Sometimes, we need to end sentences with "is" or "are" to avoid repetition, but is it correct in formal language?

For example:

Only error-free documents are taken seriously. I will make sure yours is.

  • 4
    The question is, “what will be ensured: that it will be taken seriously or that it is error-free” – Jim May 19 '17 at 19:41
  • He/she, will make sure his/her document is error free, and therefore, taken seriously. Seems to be the comment of an editor, professional or otherwise. – Ronny Bryson May 19 '17 at 20:07
  • Where do you think the problem..., I mean, if this is true, who told you it... ahem... Why do you think this is (the case)? – Canis Lupus May 19 '17 at 22:20
  • 4
    Is it correct? Yes, it is. – mahmud koya May 20 '17 at 0:47
  • Deleting (ie missing out) the participle (etc) after an auxiliary may be considered to leave a fragment. But fragments are used extremely commonly in real life: 'Where's the remote? ... 'On the table.' ... 'Is the TV magazine there too?' ... 'Yes.' and/or 'It is.' – Edwin Ashworth Aug 19 '17 at 15:45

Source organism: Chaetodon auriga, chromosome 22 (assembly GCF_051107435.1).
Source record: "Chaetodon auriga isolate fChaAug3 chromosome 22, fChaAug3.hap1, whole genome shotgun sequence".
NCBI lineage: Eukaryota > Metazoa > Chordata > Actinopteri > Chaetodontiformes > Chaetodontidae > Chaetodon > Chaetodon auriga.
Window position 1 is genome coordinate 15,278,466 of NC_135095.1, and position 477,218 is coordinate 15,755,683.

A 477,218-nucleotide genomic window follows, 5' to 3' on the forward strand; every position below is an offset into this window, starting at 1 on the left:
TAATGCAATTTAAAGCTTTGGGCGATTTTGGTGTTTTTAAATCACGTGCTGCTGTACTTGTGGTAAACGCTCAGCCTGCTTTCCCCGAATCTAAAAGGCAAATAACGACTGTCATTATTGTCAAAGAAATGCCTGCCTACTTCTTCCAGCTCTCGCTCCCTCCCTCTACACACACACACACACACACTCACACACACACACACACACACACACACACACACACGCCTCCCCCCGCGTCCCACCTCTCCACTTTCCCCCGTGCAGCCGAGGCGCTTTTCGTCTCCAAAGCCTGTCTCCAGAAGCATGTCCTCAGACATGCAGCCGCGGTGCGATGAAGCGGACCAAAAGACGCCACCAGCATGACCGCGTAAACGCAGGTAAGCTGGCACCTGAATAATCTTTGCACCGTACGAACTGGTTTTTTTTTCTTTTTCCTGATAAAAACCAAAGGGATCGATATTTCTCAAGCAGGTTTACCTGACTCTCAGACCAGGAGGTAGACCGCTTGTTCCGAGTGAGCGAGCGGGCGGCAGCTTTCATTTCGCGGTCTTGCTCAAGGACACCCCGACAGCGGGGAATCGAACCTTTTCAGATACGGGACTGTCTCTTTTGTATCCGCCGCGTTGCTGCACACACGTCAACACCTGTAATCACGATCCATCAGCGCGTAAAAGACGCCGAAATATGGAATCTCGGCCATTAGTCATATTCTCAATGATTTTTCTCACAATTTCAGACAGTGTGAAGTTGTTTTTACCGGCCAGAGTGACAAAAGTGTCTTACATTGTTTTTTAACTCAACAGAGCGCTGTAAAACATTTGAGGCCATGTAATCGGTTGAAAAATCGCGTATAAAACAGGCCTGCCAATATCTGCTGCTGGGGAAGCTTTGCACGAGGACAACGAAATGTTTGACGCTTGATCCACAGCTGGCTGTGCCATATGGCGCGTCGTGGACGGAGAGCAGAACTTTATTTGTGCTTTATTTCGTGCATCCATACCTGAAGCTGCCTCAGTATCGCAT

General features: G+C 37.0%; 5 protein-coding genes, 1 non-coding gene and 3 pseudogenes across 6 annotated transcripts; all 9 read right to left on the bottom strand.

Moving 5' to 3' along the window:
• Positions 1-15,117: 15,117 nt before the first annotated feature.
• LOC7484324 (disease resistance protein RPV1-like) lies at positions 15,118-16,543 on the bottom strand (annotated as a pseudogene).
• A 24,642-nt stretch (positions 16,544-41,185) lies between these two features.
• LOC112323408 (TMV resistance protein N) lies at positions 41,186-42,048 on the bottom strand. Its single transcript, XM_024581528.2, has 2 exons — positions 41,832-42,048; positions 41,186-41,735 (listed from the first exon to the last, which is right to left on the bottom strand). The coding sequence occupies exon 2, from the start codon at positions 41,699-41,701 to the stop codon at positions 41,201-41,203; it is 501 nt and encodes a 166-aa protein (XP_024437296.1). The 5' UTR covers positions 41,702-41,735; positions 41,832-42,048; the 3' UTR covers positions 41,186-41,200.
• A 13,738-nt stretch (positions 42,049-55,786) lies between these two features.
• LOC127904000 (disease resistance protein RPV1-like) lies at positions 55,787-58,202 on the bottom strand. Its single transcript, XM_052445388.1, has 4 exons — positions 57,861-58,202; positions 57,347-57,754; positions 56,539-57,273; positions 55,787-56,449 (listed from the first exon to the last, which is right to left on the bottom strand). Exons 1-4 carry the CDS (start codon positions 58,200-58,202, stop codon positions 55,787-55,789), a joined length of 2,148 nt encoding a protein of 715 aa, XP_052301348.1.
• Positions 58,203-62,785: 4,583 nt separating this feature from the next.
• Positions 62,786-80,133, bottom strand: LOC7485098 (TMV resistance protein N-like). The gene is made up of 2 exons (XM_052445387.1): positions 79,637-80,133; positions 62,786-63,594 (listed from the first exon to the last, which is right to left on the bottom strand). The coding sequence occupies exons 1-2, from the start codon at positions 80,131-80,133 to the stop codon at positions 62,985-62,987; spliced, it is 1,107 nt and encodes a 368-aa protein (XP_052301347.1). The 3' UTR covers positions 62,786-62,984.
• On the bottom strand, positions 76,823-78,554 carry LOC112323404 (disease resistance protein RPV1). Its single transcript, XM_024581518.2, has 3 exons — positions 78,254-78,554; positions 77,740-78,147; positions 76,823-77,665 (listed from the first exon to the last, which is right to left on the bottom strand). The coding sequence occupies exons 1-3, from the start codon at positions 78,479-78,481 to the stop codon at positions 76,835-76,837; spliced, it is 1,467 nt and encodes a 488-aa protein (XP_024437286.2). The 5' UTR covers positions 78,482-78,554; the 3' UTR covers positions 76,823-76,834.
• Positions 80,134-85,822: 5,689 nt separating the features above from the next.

It is perfectly valid syntax. However, for various reasons the usage is discouraged (but not avoided entirely) in formal speech/writing.

protected by tchrist Jul 29 '17 at 22:47

Thank you for your interest in this question. Because it has attracted low-quality or spam answers that had to be removed, posting an answer now requires 10 reputation on this site (the association bonus does not count).

Would you like to answer one of these unanswered questions instead?

Not the answer you're looking for? Browse other questions tagged or ask your own question.